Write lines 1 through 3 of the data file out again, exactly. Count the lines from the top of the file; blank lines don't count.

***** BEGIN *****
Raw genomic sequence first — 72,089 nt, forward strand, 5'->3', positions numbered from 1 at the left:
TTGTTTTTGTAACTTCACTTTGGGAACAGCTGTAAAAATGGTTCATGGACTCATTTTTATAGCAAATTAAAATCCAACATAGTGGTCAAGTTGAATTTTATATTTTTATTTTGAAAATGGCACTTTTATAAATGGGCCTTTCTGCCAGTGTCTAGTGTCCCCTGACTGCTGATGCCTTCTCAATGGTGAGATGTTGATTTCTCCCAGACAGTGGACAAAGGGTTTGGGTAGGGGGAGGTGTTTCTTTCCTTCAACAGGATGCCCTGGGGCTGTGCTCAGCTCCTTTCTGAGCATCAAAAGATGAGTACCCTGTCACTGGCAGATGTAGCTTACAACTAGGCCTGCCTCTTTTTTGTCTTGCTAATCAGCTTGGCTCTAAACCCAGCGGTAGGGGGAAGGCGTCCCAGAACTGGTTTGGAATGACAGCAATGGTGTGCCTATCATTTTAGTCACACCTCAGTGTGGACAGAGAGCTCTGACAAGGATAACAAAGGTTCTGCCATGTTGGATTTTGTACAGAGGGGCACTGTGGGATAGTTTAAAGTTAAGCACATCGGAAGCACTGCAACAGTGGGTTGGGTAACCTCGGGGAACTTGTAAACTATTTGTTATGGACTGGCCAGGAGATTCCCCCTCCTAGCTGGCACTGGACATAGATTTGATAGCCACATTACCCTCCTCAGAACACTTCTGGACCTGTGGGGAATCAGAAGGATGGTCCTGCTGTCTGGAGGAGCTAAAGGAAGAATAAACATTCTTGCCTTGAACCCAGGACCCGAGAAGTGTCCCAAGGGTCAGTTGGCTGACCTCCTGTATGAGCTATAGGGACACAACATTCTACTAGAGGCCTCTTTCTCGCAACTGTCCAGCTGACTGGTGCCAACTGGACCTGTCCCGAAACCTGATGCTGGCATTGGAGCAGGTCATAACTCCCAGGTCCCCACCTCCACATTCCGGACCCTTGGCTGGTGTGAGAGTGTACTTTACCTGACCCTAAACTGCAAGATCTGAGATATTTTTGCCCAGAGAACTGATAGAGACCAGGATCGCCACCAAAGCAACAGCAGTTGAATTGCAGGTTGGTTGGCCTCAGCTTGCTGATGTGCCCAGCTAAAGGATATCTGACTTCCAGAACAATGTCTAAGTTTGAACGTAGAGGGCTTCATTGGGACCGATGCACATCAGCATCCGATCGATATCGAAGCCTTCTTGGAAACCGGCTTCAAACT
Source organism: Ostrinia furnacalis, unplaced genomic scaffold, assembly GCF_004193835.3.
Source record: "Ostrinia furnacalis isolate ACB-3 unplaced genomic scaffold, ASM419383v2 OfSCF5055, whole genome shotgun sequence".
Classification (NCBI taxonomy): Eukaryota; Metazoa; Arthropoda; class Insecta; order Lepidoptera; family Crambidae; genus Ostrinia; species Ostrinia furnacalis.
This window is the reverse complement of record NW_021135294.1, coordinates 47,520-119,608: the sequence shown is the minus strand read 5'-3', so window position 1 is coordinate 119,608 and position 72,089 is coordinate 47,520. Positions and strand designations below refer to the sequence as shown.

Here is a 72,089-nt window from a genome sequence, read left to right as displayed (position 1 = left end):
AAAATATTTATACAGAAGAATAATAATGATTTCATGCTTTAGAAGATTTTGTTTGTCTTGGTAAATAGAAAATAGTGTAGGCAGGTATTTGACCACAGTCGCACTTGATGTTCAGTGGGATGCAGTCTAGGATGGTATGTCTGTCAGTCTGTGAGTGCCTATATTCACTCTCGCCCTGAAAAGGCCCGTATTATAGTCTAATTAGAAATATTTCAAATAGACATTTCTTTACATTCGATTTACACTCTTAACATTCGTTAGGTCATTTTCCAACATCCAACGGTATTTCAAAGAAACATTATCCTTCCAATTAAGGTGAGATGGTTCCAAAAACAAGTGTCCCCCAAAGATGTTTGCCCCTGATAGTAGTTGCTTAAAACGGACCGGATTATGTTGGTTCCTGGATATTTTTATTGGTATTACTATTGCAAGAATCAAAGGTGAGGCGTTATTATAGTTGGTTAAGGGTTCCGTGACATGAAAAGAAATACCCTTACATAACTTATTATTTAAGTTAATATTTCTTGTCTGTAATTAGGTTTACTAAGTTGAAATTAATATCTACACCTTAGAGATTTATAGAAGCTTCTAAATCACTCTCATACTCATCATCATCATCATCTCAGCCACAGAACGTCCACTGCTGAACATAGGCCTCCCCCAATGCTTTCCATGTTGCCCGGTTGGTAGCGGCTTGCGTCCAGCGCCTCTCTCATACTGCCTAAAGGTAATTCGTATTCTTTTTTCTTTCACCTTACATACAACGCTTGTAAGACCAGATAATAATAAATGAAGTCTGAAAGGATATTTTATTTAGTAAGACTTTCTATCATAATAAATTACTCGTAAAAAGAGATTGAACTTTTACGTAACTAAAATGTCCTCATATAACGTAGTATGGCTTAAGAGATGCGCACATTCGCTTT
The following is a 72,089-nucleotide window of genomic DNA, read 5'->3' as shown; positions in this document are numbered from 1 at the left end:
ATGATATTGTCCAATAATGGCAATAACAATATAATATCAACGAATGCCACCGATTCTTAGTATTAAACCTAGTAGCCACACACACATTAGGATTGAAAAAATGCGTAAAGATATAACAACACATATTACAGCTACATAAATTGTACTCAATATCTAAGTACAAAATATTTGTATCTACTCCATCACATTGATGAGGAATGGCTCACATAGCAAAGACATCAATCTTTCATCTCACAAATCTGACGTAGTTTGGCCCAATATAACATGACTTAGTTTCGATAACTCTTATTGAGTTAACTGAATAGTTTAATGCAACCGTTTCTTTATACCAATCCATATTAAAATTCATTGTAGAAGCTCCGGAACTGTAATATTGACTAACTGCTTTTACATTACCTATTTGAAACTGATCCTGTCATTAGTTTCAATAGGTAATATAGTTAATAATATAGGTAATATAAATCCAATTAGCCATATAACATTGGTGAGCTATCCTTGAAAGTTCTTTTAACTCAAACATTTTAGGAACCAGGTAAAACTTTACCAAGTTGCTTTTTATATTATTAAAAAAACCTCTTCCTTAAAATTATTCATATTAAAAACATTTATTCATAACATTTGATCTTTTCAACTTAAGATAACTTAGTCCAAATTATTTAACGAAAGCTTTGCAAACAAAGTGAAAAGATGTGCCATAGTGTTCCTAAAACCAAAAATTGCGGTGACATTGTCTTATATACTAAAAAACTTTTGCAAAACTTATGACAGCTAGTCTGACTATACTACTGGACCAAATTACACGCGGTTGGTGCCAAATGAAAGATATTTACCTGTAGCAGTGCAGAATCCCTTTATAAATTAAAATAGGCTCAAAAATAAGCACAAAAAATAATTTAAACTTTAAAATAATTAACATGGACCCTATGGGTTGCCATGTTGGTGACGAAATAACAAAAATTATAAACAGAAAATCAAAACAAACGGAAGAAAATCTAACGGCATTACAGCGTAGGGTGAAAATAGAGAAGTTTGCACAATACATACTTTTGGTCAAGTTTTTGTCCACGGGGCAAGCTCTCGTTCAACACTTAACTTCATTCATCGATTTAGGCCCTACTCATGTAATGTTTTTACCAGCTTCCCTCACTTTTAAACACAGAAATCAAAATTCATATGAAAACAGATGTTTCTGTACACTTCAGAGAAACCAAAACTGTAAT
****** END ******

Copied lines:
Raw genomic sequence first — 72,089 nt, forward strand, 5'->3', positions numbered from 1 at the left:
TTGTTTTTGTAACTTCACTTTGGGAACAGCTGTAAAAATGGTTCATGGACTCATTTTTATAGCAAATTAAAATCCAACATAGTGGTCAAGTTGAATTTTATATTTTTATTTTGAAAATGGCACTTTTATAAATGGGCCTTTCTGCCAGTGTCTAGTGTCCCCTGACTGCTGATGCCTTCTCAATGGTGAGATGTTGATTTCTCCCAGACAGTGGACAAAGGGTTTGGGTAGGGGGAGGTGTTTCTTTCCTTCAACAGGATGCCCTGGGGCTGTGCTCAGCTCCTTTCTGAGCATCAAAAGATGAGTACCCTGTCACTGGCAGATGTAGCTTACAACTAGGCCTGCCTCTTTTTTGTCTTGCTAATCAGCTTGGCTCTAAACCCAGCGGTAGGGGGAAGGCGTCCCAGAACTGGTTTGGAATGACAGCAATGGTGTGCCTATCATTTTAGTCACACCTCAGTGTGGACAGAGAGCTCTGACAAGGATAACAAAGGTTCTGCCATGTTGGATTTTGTACAGAGGGGCACTGTGGGATAGTTTAAAGTTAAGCACATCGGAAGCACTGCAACAGTGGGTTGGGTAACCTCGGGGAACTTGTAAACTATTTGTTATGGACTGGCCAGGAGATTCCCCCTCCTAGCTGGCACTGGACATAGATTTGATAGCCACATTACCCTCCTCAGAACACTTCTGGACCTGTGGGGAATCAGAAGGATGGTCCTGCTGTCTGGAGGAGCTAAAGGAAGAATAAACATTCTTGCCTTGAACCCAGGACCCGAGAAGTGTCCCAAGGGTCAGTTGGCTGACCTCCTGTATGAGCTATAGGGACACAACATTCTACTAGAGGCCTCTTTCTCGCAACTGTCCAGCTGACTGGTGCCAACTGGACCTGTCCCGAAACCTGATGCTGGCATTGGAGCAGGTCATAACTCCCAGGTCCCCACCTCCACATTCCGGACCCTTGGCTGGTGTGAGAGTGTACTTTACCTGACCCTAAACTGCAAGATCTGAGATATTTTTGCCCAGAGAACTGATAGAGACCAGGATCGCCACCAAAGCAACAGCAGTTGAATTGCAGGTTGGTTGGCCTCAGCTTGCTGATGTGCCCAGCTAAAGGATATCTGACTTCCAGAACAATGTCTAAGTTTGAACGTAGAGGGCTTCATTGGGACCGATGCACATCAGCATCCGATCGATATCGAAGCCTTCTTGGAAACCGGCTTCAAACT
Source organism: Ostrinia furnacalis, unplaced genomic scaffold, assembly GCF_004193835.3.